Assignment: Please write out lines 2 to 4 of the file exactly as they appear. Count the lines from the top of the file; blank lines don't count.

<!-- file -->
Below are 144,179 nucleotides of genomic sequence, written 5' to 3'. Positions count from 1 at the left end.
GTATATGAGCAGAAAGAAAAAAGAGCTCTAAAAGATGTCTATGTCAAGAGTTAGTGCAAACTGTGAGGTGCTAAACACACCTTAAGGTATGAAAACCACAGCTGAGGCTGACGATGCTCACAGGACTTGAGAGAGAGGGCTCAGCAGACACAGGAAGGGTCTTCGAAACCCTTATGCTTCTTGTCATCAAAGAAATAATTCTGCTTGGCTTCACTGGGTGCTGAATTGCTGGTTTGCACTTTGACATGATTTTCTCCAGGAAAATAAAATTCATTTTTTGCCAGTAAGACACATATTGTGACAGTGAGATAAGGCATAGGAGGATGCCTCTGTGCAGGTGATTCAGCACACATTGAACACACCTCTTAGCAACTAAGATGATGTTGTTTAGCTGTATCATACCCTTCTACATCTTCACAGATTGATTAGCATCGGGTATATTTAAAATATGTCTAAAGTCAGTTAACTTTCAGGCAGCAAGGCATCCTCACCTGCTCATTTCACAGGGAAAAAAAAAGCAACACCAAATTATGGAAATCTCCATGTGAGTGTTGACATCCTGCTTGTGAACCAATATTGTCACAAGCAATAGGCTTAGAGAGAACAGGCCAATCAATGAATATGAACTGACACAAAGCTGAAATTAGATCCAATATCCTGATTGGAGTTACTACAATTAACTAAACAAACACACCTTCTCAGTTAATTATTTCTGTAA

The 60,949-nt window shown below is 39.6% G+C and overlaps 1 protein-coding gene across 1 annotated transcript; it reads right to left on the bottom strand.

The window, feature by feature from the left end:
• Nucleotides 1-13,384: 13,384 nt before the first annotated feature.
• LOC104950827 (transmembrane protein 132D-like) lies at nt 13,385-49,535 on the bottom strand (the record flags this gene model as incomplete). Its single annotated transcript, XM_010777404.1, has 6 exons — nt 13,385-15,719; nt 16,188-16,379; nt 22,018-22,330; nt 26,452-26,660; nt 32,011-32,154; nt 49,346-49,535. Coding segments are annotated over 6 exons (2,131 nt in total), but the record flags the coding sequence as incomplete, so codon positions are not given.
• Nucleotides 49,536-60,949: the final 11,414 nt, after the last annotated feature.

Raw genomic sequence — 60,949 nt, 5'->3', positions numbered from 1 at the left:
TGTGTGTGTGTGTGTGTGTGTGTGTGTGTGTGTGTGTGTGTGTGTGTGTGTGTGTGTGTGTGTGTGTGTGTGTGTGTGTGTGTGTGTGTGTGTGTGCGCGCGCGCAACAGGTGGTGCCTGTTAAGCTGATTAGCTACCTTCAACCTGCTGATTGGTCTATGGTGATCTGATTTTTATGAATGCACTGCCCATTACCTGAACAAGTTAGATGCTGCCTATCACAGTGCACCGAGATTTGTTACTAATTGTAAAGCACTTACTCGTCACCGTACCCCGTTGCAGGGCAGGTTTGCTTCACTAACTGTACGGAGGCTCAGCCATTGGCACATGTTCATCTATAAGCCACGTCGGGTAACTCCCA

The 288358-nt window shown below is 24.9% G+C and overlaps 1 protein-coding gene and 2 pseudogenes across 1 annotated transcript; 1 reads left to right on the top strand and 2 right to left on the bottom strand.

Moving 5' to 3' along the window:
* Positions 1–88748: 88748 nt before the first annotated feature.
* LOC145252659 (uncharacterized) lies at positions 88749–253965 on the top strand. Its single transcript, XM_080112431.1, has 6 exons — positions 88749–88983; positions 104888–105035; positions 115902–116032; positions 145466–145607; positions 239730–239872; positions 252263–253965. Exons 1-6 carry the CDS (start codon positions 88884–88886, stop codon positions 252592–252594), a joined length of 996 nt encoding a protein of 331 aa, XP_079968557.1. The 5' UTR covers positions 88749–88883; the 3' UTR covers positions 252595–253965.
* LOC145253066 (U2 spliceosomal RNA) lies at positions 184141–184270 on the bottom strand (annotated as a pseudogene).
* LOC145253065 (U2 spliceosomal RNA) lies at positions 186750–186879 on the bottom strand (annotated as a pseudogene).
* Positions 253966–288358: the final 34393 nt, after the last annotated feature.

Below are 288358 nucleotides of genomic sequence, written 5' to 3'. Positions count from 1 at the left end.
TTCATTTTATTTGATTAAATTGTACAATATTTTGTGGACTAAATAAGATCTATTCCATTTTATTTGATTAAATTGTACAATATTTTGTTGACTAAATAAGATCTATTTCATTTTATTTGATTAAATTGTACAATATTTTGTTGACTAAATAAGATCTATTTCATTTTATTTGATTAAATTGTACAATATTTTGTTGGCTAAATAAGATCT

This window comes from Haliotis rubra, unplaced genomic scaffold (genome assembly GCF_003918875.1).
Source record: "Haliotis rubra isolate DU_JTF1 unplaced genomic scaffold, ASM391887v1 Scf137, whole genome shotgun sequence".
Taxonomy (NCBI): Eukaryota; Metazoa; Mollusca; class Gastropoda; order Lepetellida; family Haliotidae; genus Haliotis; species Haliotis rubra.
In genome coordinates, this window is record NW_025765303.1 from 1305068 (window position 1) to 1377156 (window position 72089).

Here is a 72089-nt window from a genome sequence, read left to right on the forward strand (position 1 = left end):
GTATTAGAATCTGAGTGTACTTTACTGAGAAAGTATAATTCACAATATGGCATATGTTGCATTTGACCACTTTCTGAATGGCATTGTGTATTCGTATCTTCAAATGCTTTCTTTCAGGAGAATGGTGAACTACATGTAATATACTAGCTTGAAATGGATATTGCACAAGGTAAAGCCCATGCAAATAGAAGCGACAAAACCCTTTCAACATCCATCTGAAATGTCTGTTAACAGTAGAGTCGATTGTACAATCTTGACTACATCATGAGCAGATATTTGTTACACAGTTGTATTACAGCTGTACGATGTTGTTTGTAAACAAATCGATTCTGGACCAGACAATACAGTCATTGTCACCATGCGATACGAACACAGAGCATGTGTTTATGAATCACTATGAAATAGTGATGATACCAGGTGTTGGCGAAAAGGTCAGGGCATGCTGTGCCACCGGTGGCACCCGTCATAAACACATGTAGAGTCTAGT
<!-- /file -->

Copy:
GTATATGAGCAGAAAGAAAAAAGAGCTCTAAAAGATGTCTATGTCAAGAGTTAGTGCAAACTGTGAGGTGCTAAACACACCTTAAGGTATGAAAACCACAGCTGAGGCTGACGATGCTCACAGGACTTGAGAGAGAGGGCTCAGCAGACACAGGAAGGGTCTTCGAAACCCTTATGCTTCTTGTCATCAAAGAAATAATTCTGCTTGGCTTCACTGGGTGCTGAATTGCTGGTTTGCACTTTGACATGATTTTCTCCAGGAAAATAAAATTCATTTTTTGCCAGTAAGACACATATTGTGACAGTGAGATAAGGCATAGGAGGATGCCTCTGTGCAGGTGATTCAGCACACATTGAACACACCTCTTAGCAACTAAGATGATGTTGTTTAGCTGTATCATACCCTTCTACATCTTCACAGATTGATTAGCATCGGGTATATTTAAAATATGTCTAAAGTCAGTTAACTTTCAGGCAGCAAGGCATCCTCACCTGCTCATTTCACAGGGAAAAAAAAAGCAACACCAAATTATGGAAATCTCCATGTGAGTGTTGACATCCTGCTTGTGAACCAATATTGTCACAAGCAATAGGCTTAGAGAGAACAGGCCAATCAATGAATATGAACTGACACAAAGCTGAAATTAGATCCAATATCCTGATTGGAGTTACTACAATTAACTAAACAAACACACCTTCTCAGTTAATTATTTCTGTAA

The 60,949-nt window shown below is 39.6% G+C and overlaps 1 protein-coding gene across 1 annotated transcript; it reads right to left on the bottom strand.

The window, feature by feature from the left end: